USP Tablet Breaking Force <1217> is commonly referred to as hardness testing. This test uses two plates to exert pressure on the edges of the tablet with force pressing toward the center of the tablet. The movement of the plates and the rate at which the compression force is applied must be consistent. This test works to measure the breaking, not the crushing, of the tablet. Consistency and repeating the test under the same conditions for each tablet in the same production run is very important. While the breaking force test only accounts for cylindrical shapes, calculations of tensile strength can be used to account for other geometric tablet shapes. Detailed explanations and calculations are all listed in the USP for this method.

USP Disintegration <701> can be used to measure the time it takes for tablets or capsules to dissolve. There should be specifications if tablets or capsules are uncoated, coated, delay-release, rapid-release, hard gel, soft gels or other forms. The disintegration testing uses a cylinder with six tubes immersed in a liquid solution at 35 to 39 degrees Celsius. This cylinder is suspended from an arm that raises and lowers it into liquid at a constant frequency rate. This test simulates digestion in the stomach or small intestine, and measures the time it takes for the tablet or capsule to dissolve.

While this is a good representation of the physical testing specifications that can be established, there are also many chemical tests that can be performed on tableted products. USP <711> Dissolution Testing measures a chemical marker release of the dissolving tablet or capsule at given time intervals. This testing can be used for immediate-release, extended-release or delayed-release of enteric-coated and non-coated tablets or capsules. Specific monographs give the exact method for the testing but, in general, Dissolution Testing is performed using a 37-degrees-Celsius simulated stomach or gastric solution. Depending on the required chemical marker release time, one or more of the solution samples will be taken for testing. This chemical marker test shows the amount of active ingredient at the specified time interval. Charted data points would be used to show the chemical release of the product over the specified time. This information can be used to determine the release curve of a time-released product. It might show a 10% release in 30 minutes; 50 percent release in 45 minutes; and full release by 60 minutes. This information will be used to ensure that the required specifications for the product are met.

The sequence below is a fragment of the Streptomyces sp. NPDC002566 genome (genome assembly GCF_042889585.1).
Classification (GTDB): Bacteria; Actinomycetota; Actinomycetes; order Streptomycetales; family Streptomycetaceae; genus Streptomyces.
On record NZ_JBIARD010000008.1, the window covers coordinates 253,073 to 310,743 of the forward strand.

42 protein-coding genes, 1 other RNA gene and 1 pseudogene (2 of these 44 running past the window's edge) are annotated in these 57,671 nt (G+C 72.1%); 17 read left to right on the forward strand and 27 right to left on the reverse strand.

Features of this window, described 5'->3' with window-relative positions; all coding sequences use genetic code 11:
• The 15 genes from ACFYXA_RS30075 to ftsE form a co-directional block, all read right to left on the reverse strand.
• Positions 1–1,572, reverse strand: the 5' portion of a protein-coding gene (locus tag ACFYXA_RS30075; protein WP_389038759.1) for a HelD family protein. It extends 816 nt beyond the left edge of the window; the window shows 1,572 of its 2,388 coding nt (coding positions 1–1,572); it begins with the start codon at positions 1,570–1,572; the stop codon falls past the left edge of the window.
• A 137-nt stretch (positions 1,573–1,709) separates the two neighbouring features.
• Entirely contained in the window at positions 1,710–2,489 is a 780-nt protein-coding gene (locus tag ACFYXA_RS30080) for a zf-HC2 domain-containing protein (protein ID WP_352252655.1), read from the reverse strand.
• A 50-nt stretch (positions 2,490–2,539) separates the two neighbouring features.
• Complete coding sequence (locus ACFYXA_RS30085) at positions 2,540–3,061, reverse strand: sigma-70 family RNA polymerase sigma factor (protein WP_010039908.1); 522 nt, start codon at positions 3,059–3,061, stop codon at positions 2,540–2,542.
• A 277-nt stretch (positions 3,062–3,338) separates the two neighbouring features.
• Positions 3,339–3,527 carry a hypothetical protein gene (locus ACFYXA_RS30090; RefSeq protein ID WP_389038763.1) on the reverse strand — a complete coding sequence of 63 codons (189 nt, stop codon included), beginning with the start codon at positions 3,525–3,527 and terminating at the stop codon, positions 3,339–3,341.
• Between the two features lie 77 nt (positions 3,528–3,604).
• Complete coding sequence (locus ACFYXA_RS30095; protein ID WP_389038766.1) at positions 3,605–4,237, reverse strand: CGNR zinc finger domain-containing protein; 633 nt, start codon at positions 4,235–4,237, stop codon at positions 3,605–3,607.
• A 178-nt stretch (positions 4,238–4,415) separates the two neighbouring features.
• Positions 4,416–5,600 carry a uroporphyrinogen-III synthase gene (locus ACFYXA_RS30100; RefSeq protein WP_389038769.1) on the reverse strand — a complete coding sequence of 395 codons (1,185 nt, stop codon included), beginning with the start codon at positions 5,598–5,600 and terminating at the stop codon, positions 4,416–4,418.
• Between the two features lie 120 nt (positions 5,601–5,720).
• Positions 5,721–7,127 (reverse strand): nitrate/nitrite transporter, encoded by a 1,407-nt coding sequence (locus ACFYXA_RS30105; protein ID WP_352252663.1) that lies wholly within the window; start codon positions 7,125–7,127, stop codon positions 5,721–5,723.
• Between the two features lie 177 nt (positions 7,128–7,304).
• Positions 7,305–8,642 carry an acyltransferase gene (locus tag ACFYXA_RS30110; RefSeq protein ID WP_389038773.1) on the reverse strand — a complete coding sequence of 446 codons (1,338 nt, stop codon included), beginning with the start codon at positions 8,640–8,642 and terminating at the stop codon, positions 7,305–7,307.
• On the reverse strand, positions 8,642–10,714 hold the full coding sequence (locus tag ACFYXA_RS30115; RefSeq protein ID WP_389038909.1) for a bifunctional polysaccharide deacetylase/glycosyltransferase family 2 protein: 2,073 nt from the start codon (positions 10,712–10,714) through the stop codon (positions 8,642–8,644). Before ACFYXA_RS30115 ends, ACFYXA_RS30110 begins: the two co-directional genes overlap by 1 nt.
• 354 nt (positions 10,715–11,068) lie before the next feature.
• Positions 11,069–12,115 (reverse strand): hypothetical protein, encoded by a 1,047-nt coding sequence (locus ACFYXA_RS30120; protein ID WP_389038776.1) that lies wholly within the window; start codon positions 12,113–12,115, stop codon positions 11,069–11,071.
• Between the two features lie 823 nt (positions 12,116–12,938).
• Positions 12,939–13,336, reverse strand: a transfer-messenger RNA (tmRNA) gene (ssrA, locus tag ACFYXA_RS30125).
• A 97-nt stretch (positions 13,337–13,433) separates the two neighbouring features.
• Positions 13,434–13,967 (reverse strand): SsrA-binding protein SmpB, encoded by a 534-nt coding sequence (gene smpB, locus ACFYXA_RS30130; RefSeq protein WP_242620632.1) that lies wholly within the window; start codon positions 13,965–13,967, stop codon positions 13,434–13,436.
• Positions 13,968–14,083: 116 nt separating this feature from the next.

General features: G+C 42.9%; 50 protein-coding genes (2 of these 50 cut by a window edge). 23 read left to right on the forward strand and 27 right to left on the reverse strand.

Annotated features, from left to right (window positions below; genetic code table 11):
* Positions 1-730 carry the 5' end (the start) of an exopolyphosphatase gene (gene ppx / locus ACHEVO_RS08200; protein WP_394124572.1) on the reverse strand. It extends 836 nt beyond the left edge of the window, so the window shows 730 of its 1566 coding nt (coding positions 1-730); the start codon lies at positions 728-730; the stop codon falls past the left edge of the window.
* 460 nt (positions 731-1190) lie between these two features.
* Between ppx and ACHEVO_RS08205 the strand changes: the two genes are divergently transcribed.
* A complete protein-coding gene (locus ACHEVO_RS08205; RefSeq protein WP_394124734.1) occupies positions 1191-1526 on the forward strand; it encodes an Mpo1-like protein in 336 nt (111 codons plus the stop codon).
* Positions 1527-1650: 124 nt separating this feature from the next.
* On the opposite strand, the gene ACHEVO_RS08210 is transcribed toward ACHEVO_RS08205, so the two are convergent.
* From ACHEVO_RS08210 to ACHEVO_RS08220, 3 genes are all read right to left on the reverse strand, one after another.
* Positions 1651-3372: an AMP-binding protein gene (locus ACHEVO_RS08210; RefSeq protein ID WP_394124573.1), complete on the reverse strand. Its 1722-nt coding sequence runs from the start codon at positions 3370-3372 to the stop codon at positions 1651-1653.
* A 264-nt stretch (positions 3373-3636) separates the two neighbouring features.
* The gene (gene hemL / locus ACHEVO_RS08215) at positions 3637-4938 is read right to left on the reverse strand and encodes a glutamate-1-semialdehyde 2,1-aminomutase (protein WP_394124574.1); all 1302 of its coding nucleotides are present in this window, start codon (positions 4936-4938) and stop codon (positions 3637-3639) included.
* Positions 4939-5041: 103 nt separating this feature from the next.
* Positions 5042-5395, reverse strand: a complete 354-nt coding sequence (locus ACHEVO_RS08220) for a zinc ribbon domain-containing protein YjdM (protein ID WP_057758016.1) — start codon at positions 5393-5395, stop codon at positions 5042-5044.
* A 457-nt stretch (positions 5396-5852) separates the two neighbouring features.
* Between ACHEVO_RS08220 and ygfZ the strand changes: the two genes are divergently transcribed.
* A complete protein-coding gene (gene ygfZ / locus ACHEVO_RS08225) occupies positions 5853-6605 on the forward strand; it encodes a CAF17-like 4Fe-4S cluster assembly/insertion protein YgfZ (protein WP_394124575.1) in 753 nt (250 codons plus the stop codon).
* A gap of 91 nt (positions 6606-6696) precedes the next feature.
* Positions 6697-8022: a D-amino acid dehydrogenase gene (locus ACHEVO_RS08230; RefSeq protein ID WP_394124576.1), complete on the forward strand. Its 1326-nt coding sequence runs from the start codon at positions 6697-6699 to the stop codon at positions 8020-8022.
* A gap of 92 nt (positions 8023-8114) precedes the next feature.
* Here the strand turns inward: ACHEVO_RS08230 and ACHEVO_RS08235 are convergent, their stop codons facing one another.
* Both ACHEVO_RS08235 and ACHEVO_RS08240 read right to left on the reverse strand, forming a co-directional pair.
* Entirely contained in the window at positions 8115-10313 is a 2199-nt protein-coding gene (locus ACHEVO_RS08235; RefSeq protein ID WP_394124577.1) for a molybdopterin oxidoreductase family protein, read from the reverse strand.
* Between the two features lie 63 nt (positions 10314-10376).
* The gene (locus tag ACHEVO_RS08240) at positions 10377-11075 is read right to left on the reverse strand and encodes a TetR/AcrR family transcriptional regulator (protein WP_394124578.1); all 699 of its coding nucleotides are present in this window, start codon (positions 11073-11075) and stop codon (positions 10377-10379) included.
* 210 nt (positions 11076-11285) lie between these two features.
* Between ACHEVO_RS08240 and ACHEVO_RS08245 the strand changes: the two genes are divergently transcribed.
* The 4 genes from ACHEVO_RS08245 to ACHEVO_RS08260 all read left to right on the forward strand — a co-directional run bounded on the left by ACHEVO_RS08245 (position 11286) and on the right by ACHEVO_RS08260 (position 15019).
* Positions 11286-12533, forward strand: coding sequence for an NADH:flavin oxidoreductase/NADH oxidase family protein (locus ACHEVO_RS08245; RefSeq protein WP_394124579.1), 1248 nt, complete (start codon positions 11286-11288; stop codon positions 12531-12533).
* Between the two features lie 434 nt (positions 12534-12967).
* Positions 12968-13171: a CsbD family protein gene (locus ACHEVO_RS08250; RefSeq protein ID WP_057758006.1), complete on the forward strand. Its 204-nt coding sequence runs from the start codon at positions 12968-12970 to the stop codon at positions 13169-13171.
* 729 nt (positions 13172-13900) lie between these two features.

The combination of product testing specifications varies widely depending on the product. Testing should be considered and completed throughout the manufacturing process. This begins with testing raw materials and continues with in-process testing, along with final release testing. It is important to consider all the requirements of GMPs and keep a keen eye on quality. Monitoring manufacturing processes will ensure that consumers receive safe products.

Tammy Blakemore guides SORA Labs with her proven track record for business management. With her passion to take SORA Labs to a new level of business success, she has become the driving force behind the company’s continued growth. Blakemore’s unique combination of science and sales makes her an invaluable asset to SORA Labs.

About the Author(s)

Tammy Blakemore

Tammy Blakemore is general manager at SORA Labs, a third-party dietary supplement testing lab that specializes in enzyme activity testing and probiotic enumeration.